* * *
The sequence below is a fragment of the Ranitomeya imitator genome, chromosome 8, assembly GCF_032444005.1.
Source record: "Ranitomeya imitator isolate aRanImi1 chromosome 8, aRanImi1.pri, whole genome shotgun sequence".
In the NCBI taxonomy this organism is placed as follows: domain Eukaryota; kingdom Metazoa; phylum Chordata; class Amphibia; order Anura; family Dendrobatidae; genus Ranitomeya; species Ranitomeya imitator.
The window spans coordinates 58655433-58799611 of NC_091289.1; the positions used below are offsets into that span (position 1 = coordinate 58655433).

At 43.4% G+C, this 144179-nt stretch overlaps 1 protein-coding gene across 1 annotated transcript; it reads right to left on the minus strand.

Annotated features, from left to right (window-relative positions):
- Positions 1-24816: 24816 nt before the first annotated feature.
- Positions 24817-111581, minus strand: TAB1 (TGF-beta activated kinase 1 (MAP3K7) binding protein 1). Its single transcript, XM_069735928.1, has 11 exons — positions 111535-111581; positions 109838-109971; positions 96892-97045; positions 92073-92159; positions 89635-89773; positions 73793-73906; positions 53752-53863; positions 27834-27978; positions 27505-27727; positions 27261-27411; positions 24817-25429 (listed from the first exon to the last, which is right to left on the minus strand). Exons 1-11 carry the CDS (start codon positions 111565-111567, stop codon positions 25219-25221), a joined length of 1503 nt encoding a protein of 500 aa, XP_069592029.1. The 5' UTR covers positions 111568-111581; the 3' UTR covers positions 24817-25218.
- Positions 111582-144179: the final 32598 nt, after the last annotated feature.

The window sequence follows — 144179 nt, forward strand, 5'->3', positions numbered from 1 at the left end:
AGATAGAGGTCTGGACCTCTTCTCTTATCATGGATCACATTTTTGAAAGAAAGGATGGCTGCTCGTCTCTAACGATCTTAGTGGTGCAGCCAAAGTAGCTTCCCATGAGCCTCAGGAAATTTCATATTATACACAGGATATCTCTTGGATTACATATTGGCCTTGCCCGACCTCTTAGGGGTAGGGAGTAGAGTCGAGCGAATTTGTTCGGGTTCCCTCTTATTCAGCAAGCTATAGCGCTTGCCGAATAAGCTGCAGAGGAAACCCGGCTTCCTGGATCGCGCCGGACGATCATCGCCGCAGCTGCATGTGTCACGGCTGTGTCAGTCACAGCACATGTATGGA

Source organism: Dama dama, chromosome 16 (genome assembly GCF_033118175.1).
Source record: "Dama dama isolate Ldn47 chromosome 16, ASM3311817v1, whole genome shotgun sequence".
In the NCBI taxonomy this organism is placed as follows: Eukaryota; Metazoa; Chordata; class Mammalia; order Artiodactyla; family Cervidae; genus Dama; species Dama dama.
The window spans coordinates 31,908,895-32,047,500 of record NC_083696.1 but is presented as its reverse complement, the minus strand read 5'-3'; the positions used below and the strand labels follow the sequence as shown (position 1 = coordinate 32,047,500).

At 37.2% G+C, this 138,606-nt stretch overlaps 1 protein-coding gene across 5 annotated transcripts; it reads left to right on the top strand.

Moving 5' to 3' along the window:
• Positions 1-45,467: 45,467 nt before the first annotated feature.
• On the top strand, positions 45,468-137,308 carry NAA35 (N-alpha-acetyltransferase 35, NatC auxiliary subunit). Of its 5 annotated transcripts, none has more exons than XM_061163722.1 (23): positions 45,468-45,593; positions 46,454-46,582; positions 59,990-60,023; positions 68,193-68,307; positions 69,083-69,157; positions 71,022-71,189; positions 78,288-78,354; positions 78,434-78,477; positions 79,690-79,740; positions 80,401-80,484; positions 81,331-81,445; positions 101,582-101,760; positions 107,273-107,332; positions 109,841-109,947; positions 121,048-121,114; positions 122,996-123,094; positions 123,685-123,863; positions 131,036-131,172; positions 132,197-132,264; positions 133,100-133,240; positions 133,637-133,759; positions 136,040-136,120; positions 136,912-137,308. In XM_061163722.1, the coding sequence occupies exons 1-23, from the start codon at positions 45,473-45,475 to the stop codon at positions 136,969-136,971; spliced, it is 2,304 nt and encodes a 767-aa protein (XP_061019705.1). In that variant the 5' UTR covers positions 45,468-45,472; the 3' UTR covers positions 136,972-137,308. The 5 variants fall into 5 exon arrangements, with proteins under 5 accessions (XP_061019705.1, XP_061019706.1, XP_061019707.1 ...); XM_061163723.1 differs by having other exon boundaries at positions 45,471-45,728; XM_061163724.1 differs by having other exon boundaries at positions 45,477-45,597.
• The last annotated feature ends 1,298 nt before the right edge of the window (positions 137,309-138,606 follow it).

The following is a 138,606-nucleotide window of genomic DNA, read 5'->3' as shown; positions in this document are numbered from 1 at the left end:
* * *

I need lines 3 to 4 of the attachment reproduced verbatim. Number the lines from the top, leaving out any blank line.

In the NCBI taxonomy this organism is placed as follows: domain Eukaryota; kingdom Metazoa; phylum Chordata; class Amphibia; order Anura; family Dendrobatidae; genus Ranitomeya; species Ranitomeya imitator.
The window spans coordinates 58655433-58799611 of NC_091289.1; the positions used below are offsets into that span (position 1 = coordinate 58655433).